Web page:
The current administration led by Prime Minister Ranil Wickremesinghe told Bloomberg News the $1.1 billion debt-to-equity swap with China Merchants helped ease “the Chinese part of the debt burden.” Still, the decision remains unpopular with many Sri Lankans. Ironically, that’s boosted the political fortunes of Rajapaksa, who lost a 2015 election in part due to concerns he was too cozy with China.
On a recent afternoon at the port, vehicle traffic was nearly nonexistent. A large monitor lizard meandered across the main road. A port executive shot a video with his iPhone of a Singaporean ship unloading cement into a smaller vessel, complaining that the process was taking too long.
Yet for Hambantota, it was busy: Two other ships also were docked — a cruise ship whose passengers were on a jungle safari and a vessel full of vehicles.
“Today’s a good day,” said Wickramasinghe, the chief operating officer.
To boost revenue, he plans to lure vehicle trans-shipments, refueling and oil storage services away from Singapore, the United Arab Emirates Port of Fujairah and Malaysia’s Port Klang. The company could spend around $500 million on cranes to handle containers and is speaking with “most of the oil majors” for oil bunkering and storage, he said.
Plans also are afoot to build a logistics and industrial zone next to the port. The 4.4-square-mile area — more than three times the size of New York’s Central Park — is mostly jungle. Farmers nearby worry they could lose their ancestral land to proposed industrial zones.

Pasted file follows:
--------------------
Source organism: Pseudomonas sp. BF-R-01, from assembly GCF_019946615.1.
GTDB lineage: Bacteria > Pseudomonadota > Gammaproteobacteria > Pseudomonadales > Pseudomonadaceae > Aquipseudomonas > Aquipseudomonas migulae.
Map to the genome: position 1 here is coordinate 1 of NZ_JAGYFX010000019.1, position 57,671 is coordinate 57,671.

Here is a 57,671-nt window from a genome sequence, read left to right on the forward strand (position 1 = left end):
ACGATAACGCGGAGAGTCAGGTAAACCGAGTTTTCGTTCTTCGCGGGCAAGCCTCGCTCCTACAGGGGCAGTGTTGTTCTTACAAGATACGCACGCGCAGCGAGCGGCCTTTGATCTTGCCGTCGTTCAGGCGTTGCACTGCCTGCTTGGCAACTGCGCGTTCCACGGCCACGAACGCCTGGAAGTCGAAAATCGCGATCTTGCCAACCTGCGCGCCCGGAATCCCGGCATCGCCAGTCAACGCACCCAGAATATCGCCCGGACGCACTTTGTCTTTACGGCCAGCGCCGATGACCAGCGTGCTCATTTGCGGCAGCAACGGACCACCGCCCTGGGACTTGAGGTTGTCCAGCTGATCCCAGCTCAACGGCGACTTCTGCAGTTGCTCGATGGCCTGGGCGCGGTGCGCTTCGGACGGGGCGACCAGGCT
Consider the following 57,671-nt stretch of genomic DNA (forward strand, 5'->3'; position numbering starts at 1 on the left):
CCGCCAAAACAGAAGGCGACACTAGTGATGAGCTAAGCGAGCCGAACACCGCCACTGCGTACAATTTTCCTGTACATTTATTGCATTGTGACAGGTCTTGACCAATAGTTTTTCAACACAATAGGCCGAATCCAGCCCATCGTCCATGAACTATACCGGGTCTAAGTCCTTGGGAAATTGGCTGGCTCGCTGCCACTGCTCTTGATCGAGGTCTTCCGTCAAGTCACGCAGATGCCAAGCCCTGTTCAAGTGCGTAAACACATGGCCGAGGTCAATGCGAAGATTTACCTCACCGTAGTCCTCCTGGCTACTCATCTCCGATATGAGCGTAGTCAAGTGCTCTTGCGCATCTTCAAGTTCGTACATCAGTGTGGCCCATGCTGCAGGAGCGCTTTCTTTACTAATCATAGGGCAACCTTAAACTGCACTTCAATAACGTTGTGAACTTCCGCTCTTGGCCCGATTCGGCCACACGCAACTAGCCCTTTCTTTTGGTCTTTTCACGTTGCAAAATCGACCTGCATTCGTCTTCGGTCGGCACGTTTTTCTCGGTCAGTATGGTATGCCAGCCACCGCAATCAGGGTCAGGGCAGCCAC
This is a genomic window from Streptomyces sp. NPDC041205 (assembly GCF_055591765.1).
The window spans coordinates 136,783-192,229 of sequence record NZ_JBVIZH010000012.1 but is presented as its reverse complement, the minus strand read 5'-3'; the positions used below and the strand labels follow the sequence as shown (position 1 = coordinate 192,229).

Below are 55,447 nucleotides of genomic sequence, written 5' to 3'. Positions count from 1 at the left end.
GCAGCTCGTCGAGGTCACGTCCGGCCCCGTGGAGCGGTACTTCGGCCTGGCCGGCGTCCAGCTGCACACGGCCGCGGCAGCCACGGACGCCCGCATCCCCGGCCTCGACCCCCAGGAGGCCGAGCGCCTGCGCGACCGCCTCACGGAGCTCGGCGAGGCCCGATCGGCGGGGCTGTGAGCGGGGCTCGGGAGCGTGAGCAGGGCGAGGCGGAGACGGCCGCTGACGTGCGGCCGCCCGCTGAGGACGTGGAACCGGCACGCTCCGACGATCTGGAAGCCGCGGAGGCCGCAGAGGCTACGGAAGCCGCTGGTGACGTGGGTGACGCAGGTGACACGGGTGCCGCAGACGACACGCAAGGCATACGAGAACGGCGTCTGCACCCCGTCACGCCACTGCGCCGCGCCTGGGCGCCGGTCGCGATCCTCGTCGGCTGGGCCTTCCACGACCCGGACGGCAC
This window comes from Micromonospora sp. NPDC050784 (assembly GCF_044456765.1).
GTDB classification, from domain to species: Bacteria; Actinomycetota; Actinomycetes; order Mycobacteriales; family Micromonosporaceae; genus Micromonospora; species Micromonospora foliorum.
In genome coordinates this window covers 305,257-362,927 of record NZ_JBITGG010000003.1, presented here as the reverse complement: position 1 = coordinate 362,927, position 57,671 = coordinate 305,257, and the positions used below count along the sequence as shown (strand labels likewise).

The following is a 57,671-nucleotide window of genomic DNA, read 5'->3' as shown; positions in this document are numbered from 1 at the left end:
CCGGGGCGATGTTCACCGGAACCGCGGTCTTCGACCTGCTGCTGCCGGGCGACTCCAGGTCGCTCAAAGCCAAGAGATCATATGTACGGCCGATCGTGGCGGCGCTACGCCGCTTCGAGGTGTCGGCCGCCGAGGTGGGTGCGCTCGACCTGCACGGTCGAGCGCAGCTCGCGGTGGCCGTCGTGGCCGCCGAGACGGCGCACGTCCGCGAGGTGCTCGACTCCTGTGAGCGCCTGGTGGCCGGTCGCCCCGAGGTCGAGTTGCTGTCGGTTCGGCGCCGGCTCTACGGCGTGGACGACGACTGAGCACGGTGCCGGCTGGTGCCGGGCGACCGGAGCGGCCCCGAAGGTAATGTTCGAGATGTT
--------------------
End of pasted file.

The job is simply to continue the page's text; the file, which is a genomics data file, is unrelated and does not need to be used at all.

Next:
“All the profits are going back to China,” said Dharmasena Hettiarchchi, a 52-year-old farmer.
The abundance of space allows Japanese and European automakers to store vehicles for trans-shipments to South Africa and the Middle East, Wickramasinghe said. China Merchants plans to more than double the number of vehicle trans-shipments to 250,000 this year, he said, with 10% annual growth expected the next few years. Singapore now handles 1 million vehicle trans-shipments annually.
“China Merchants doesn’t go and dump money if it’s not commercially viable,” Wickramasinghe said. “It’s definitely not political or military.”
China this week dismissed speculation that the Belt and Road Initiative had a military dimension, with Foreign Ministry spokeswoman Hua Chunying saying it was “open and transparent.” Hambantota was mutually beneficial and would aid Sri Lanka’s economy, she said.
“For others who speculate, I believe they have no reason to do so,” Hua said.
Still, Sri Lanka relocated its southern naval command to Hambantota in part to ease Indian and Japanese worries, state Minister of Defense Ruwan Wijewardene said in an interview.
“We’ve been speaking with them, and also with the Chinese,” he said. “We’ve made it very clear that it can’t be a military port.”
Wickramasinghe said it was normal for China Merchants to have a 99-year lease, citing a similar deal with the Port of Newcastle in Australia. Not everyone is convinced.
“The current Sri Lankan government has said that it will not permit military use of the facility, but that could change,” said Amit Bhandari, an analyst at Mumbai-based Gateway House. “Ninety-nine years is a long time, after all.”
With assistance by Anusha Ondaatjie, Hannah Dormido, and Peter Martin